An Image Problem
Chaffetz, Jason, Newsweek
Byline: Jason Chaffetz; Chaffetz represents Utah's Third Congressional District.
Since being elected to the U.S. House of Representatives a year ago, I have boarded an airplane twice weekly to commute between my Utah congressional district and my office in Washington, D.C. Each time, like every other passenger, I stand in line to pass through security, remove my jacket and shoes, take out my computer, and pass through a metal detector.
Early last year Salt Lake City International Airport began testing a new device called a whole-body-imaging (WBI) scanner. The process seemed simple enough: people pass through the scanner with their arms above their heads, then wait a few seconds while a screener reviews the image. Last spring I met with the Transportation Security Administration in Utah to find out more about it. I had seen some of the images in news stories and on television--but, as I learned, there's a big difference between the two-inch image in the newspaper and the one the TSA sees on an oversize screen. As I looked at those detailed images, I imagined my wife and children having to pass through that scanner. I resolved that no one should be forced to expose their body to total strangers to secure an airplane.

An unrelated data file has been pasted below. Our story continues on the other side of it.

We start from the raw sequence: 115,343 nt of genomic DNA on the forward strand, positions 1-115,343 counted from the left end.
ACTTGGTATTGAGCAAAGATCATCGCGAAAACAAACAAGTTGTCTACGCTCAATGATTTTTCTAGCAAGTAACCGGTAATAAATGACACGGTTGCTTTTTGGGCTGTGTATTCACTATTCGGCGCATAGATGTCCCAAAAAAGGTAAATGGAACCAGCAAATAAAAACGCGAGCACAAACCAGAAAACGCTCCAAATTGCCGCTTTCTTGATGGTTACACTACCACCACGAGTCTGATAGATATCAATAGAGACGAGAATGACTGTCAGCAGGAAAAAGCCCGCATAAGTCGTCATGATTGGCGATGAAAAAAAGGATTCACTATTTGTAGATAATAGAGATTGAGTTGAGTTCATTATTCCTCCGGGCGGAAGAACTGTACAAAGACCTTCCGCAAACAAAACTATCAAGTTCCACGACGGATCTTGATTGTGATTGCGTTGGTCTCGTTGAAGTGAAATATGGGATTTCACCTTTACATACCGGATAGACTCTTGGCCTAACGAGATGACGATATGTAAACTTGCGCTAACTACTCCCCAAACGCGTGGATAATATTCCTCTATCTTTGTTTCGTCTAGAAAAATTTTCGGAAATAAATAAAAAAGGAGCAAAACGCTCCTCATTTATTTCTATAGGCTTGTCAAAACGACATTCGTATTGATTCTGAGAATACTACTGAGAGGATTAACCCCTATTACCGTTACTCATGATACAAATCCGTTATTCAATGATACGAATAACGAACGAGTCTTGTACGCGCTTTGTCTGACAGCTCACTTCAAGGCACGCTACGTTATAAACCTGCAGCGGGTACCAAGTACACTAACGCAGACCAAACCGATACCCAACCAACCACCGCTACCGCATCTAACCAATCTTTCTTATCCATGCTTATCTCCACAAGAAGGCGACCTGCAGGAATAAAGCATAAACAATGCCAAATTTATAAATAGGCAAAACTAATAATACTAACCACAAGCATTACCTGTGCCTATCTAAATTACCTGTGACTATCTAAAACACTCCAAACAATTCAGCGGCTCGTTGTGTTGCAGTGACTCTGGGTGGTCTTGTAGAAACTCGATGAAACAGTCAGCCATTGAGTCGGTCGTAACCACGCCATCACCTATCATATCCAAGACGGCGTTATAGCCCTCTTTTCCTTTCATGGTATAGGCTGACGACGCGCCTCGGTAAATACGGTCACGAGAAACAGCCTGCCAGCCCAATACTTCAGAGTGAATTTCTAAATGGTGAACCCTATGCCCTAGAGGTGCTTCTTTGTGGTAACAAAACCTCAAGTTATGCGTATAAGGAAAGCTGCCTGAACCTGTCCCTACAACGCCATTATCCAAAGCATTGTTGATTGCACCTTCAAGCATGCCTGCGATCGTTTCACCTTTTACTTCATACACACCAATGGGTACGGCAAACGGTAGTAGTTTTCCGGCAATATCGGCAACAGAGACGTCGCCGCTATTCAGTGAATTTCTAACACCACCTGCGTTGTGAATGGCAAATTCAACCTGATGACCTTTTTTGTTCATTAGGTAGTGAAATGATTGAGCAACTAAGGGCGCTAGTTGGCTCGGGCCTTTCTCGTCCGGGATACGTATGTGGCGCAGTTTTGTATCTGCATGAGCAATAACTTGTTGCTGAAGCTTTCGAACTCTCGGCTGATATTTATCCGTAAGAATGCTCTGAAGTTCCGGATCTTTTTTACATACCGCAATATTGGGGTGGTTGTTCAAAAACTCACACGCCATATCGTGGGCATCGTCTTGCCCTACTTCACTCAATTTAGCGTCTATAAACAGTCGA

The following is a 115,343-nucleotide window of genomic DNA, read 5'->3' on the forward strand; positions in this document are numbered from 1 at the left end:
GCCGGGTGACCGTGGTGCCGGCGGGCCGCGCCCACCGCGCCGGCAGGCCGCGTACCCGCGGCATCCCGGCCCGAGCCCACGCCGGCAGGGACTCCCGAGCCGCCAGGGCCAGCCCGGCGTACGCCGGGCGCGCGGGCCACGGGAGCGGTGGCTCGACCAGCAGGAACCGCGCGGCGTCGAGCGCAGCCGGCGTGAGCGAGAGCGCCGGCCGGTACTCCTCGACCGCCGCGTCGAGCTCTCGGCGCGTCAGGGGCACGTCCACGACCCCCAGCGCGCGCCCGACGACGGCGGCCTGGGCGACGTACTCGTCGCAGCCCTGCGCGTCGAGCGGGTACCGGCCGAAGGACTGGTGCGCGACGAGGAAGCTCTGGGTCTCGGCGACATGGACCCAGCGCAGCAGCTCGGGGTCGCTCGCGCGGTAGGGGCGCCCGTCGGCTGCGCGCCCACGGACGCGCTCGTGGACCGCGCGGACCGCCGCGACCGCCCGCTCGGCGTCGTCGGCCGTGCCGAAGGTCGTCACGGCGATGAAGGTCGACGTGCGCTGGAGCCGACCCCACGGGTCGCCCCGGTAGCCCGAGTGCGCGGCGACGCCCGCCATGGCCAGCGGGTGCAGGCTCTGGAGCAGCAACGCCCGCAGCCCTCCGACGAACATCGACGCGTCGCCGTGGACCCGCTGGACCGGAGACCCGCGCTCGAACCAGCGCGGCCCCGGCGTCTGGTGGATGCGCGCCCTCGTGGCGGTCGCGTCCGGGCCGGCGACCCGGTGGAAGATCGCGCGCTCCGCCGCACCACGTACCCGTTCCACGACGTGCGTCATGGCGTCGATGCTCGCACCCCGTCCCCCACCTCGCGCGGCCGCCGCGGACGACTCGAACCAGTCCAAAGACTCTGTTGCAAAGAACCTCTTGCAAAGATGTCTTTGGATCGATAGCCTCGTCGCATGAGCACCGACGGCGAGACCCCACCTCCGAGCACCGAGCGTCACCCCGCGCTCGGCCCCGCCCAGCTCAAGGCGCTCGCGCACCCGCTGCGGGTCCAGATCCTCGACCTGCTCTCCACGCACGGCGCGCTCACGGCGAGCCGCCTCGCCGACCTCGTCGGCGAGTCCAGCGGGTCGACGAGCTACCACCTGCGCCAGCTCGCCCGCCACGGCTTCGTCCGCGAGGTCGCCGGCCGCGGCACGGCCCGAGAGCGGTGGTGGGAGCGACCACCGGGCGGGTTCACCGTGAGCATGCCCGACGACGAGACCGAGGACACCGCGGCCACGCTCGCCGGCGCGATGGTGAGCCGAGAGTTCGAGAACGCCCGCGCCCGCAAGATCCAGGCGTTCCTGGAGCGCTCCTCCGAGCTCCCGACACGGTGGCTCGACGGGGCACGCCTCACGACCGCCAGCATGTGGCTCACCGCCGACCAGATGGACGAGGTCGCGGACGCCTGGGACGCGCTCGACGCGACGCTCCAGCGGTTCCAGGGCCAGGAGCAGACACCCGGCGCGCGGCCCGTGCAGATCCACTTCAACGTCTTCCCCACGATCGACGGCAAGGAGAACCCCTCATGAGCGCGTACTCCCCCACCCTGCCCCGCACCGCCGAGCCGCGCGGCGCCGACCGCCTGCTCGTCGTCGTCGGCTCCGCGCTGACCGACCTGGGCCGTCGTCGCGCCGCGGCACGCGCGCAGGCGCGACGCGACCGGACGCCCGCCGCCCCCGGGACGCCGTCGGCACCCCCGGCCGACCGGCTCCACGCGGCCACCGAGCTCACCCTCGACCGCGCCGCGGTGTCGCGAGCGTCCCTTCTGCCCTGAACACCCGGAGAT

In September, while on my way back to Washington, TSA screeners in Salt Lake pulled me from the security lane I had chosen and asked me to walk through the WBI line. In Utah, submitting to these scanners is optional, so I refused. I was given a pat-down search instead, but only after arguing with the TSA about my rights. I worry that, soon, none of us will have an option.
That's why, even prior to this incident, I proposed an amendment limiting the use of WBI scanners--passengers would have to go through them only if secondary screening was required. The amendment passed overwhelmingly in the House, where more than 300 of my colleagues on both sides of the aisle supported it (the measure has not yet been brought up in the Senate). …